You may well be coping with your own grief and also that of a parent or other close relative or friend. Here, we give advice for looking after both yourself and others.

Try to look after yourself

Loss of appetite is normal but try to eat even if you don’t feel like it. Even a bowl of cereal or a piece of toast is better than nothing at all.

Try to keep to some kind of routine

It can help to have some structure to your day, even if you don’t have to go out to work or have other responsibilities such as childcare. Try to do a little gentle exercise each day, even if it’s just a short walk to get some fresh air. The chances are you will have disturbed sleep, but keeping to a routine will help.

Try not to be anxious about how you are feeling

There’s no set way that you ‘should’ be feeling, so try to go with the flow and accept your emotional response. At times, your emotions will feel very intense and at others you may feel lacking in energy and not be interested in anything. Even if you have experienced a major bereavement before, this time may be different because you will have had a different relationship with the person who has died recently.

Try not to be upset or offended by other people's words

Sometimes people who mean well, might say or do the wrong thing. There are a lot of clichés that people use when someone has died. This is usually when they don’t know what to say but feel they should say something. Try to appreciate the effort that they have made to show they care.

Try not to feel rejected

You may hear your bereaved parent voicing thoughts such as: ‘I just want to be with him now, there’s nothing left for me.’ This may be hard to hear when you’re dealing with your own grief and you may feel upset or rejected. To help overcome this, focus on your loved one’s needs, and reassure them that they are still important to others. Immediate family members may wish to be more specific: ‘We all really miss Dad and we know it’s hardest for you, but we really love you and need you.’

Don’t be embarrassed to ask for help

Everyday tasks will be difficult at first. Don’t be afraid to ask for help, whether you need a lift to the registrar, help cleaning the house or for someone to pop to the shops. Close friends and family will want to support you but might not know how. They might be relieved if you give them something specific they can do.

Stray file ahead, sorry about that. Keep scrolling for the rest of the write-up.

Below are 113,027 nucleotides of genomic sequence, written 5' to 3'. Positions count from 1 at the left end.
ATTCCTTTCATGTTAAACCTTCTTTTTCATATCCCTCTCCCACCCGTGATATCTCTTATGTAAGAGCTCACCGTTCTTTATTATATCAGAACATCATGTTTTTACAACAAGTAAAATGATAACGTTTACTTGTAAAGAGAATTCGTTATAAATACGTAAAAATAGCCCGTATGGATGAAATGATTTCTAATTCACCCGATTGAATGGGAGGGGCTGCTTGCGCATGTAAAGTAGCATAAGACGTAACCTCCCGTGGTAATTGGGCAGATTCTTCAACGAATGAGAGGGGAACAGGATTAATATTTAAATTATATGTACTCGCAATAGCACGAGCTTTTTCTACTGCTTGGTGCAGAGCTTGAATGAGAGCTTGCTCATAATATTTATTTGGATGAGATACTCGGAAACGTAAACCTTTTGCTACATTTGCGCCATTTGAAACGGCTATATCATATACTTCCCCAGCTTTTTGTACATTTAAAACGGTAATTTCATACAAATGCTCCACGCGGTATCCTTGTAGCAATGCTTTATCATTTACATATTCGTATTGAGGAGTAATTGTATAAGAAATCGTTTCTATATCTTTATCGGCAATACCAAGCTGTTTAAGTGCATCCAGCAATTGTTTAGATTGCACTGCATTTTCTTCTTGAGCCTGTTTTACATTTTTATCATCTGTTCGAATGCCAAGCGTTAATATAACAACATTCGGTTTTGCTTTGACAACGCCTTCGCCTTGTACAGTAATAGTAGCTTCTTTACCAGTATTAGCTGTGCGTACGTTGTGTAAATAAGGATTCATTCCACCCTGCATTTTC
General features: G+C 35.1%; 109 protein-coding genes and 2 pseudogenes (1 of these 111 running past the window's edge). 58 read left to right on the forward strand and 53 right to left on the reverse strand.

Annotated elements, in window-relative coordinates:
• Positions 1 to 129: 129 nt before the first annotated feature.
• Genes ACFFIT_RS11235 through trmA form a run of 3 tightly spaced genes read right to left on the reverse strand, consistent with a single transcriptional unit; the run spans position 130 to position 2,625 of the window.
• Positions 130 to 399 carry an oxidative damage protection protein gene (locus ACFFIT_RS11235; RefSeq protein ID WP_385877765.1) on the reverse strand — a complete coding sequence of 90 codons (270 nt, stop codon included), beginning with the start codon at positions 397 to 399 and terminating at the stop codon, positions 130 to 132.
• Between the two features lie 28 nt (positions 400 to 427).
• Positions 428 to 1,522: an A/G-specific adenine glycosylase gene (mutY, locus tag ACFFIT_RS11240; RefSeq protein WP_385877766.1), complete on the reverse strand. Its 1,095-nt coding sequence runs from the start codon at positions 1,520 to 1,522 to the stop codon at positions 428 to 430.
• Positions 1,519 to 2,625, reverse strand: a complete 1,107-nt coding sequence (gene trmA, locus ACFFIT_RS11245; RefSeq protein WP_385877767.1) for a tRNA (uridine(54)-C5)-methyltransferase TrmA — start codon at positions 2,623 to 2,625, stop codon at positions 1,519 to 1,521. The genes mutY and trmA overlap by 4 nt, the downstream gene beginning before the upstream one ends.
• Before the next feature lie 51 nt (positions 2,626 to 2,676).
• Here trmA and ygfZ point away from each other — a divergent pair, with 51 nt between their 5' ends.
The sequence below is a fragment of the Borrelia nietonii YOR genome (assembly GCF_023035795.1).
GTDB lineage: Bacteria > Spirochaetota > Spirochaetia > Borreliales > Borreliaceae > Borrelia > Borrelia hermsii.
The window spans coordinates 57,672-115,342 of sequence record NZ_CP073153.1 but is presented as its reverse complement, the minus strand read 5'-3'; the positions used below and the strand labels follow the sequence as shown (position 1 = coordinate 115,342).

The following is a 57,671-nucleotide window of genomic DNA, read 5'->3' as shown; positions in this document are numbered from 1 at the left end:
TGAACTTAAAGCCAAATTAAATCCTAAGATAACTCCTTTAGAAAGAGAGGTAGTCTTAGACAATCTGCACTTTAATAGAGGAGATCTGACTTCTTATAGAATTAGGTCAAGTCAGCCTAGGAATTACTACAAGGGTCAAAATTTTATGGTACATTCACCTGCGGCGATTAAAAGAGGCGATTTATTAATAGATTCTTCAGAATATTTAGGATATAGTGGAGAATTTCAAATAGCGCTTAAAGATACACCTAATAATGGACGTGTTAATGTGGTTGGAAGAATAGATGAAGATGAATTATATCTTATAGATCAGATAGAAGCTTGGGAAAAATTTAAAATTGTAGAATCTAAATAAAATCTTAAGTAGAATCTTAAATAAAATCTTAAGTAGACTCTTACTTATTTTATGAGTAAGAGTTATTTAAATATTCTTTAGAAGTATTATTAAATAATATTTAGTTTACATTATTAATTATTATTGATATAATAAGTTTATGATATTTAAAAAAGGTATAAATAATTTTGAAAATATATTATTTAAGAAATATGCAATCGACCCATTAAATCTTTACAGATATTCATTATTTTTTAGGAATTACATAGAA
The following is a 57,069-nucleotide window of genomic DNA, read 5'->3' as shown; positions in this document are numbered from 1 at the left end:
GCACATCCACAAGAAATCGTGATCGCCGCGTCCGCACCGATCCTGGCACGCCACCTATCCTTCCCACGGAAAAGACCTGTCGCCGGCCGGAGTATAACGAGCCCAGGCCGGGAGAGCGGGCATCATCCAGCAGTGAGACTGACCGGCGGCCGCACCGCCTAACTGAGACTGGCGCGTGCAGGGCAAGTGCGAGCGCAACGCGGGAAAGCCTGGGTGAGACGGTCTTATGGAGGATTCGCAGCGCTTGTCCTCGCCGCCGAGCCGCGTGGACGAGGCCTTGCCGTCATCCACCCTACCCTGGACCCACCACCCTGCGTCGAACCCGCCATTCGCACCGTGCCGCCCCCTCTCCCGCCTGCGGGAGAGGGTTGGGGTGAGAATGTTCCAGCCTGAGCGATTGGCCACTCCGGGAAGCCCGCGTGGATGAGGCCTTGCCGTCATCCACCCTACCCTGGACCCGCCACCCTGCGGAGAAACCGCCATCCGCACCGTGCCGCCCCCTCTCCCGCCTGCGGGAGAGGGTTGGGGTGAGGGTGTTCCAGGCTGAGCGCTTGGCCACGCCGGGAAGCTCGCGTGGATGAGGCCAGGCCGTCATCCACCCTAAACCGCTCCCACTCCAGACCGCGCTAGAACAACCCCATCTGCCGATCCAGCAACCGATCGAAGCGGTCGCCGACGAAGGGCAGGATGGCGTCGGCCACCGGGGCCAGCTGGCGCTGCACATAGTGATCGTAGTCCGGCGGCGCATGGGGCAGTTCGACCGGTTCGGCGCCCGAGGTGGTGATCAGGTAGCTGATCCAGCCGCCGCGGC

It’s OK to laugh

Losing a loved one will generate a lot of mixed emotions and memories. Don’t feel that they all have to be sad. It can be really comforting to share happy and funny memories of the person who died, even if you then share some tears as well. It’s OK to smile at other things, too – you’re not betraying the memory of the person who has died.

Remember that everyone grieves differently and at a different pace

Try not to be upset if another family member doesn’t seem to be as distressed as you. Or try not to feel irritated if you feel someone else is over-reacting to what has happened.

Only do things when you feel ready

Some things must be done within legal timeframes, such as registering the death and obtaining probate. But other things, such as moving photos and other important memorabilia from your loved one’s home, can wait. You can put these things away in a box until you feel ready to go through everything and decide what you want to keep. The same applies to sorting through their clothing and other possessions.

Keep talking to your loved one

Many people have conversations in their head with the person who has died. This can be a comfort when faced with making big decisions in the future. Some people silently tell the person who has died about their day – perhaps as they put the kettle on when they come home in the evening. Other people may do something similar if there is a grave that they visit regularly. Sometimes writing a letter to the deceased person can help to make sense of your feelings.

Financial help

In certain instances, you may be eligible to receive Bereavement Support Payment and help with funeral costs.

Related pages

The EPiC Resource Centre is kindly sponsored by Cleenol: working for a cleaner, safer, kinder world.